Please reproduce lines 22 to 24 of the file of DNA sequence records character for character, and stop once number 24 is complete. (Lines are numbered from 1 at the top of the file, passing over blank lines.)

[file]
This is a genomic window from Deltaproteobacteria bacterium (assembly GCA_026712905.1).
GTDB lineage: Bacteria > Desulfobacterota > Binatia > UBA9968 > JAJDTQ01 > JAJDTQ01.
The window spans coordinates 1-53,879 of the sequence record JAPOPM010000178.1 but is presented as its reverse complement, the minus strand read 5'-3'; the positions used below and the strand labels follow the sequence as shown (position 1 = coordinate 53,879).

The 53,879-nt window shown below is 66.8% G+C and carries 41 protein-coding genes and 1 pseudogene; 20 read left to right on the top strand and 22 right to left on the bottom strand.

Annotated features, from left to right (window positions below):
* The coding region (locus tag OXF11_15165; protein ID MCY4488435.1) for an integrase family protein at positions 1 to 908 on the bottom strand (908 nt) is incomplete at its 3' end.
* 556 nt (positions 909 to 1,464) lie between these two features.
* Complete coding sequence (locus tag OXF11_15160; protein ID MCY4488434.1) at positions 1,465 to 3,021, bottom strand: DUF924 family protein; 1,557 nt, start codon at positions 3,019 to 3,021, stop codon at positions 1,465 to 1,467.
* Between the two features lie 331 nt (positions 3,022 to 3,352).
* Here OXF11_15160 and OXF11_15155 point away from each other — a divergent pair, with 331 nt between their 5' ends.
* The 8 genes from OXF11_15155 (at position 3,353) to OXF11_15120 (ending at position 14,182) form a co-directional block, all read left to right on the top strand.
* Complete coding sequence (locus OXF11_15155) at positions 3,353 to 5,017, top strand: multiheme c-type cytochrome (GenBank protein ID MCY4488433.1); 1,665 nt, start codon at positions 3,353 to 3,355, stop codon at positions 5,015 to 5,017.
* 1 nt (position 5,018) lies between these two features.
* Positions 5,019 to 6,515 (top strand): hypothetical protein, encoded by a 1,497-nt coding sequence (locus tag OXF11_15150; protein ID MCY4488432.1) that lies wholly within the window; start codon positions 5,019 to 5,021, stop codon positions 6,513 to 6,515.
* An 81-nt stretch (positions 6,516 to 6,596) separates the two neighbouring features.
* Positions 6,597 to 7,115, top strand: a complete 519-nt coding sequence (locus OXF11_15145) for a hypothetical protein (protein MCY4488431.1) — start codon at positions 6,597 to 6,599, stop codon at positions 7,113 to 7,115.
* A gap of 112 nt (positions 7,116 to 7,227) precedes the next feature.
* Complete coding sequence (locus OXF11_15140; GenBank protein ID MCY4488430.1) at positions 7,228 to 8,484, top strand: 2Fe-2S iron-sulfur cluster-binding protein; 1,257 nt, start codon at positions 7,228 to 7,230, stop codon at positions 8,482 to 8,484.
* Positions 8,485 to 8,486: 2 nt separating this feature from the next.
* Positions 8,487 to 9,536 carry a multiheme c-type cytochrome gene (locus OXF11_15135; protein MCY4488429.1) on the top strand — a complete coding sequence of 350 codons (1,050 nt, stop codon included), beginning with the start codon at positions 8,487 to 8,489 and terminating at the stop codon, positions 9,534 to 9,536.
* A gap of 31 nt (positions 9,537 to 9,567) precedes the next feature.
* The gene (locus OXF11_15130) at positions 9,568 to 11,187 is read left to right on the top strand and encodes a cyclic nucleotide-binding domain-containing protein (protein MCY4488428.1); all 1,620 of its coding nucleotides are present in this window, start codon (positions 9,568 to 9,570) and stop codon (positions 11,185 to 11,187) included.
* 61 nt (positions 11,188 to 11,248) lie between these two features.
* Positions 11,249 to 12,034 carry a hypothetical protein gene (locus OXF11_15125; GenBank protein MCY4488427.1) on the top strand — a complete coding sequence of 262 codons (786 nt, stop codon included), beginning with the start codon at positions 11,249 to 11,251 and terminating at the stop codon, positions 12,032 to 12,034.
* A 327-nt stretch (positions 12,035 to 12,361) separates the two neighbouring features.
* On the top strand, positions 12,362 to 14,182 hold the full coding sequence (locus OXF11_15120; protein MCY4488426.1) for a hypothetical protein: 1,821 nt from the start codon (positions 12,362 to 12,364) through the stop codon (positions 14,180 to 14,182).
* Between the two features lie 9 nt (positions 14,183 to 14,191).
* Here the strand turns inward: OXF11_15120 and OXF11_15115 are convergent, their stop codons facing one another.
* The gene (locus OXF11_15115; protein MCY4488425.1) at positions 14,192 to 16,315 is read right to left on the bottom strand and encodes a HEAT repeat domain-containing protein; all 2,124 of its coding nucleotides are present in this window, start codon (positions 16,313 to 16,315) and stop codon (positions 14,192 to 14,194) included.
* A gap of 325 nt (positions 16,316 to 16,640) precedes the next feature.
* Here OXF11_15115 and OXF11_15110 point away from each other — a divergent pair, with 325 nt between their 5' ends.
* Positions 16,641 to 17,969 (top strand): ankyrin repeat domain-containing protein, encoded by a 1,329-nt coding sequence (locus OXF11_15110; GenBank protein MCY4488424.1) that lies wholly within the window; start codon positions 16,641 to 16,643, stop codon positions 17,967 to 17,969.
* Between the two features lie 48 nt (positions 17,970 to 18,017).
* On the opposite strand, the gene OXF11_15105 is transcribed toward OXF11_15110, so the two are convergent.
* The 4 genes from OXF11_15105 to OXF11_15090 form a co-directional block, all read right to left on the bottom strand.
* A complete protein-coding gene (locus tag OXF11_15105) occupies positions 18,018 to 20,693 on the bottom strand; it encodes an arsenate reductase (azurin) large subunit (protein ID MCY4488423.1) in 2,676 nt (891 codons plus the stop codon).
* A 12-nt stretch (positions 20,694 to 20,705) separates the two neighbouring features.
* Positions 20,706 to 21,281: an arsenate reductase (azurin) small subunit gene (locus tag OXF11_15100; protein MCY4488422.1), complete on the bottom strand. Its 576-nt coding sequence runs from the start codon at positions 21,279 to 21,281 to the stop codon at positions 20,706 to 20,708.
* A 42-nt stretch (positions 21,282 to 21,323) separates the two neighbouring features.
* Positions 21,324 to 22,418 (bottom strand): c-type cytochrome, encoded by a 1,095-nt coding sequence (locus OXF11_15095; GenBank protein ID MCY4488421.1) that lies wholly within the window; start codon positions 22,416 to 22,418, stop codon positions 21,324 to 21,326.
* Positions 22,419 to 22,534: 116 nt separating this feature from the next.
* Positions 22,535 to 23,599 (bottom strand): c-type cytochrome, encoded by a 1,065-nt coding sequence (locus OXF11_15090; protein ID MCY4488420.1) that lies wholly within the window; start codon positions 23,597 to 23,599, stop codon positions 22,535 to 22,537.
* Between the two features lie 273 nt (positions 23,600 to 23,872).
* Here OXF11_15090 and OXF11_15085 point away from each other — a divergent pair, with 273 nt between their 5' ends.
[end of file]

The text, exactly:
* The gene (locus OXF11_15130) at positions 9,568 to 11,187 is read left to right on the top strand and encodes a cyclic nucleotide-binding domain-containing protein (protein MCY4488428.1); all 1,620 of its coding nucleotides are present in this window, start codon (positions 9,568 to 9,570) and stop codon (positions 11,185 to 11,187) included.
* 61 nt (positions 11,188 to 11,248) lie between these two features.
* Positions 11,249 to 12,034 carry a hypothetical protein gene (locus OXF11_15125; GenBank protein MCY4488427.1) on the top strand — a complete coding sequence of 262 codons (786 nt, stop codon included), beginning with the start codon at positions 11,249 to 11,251 and terminating at the stop codon, positions 12,032 to 12,034.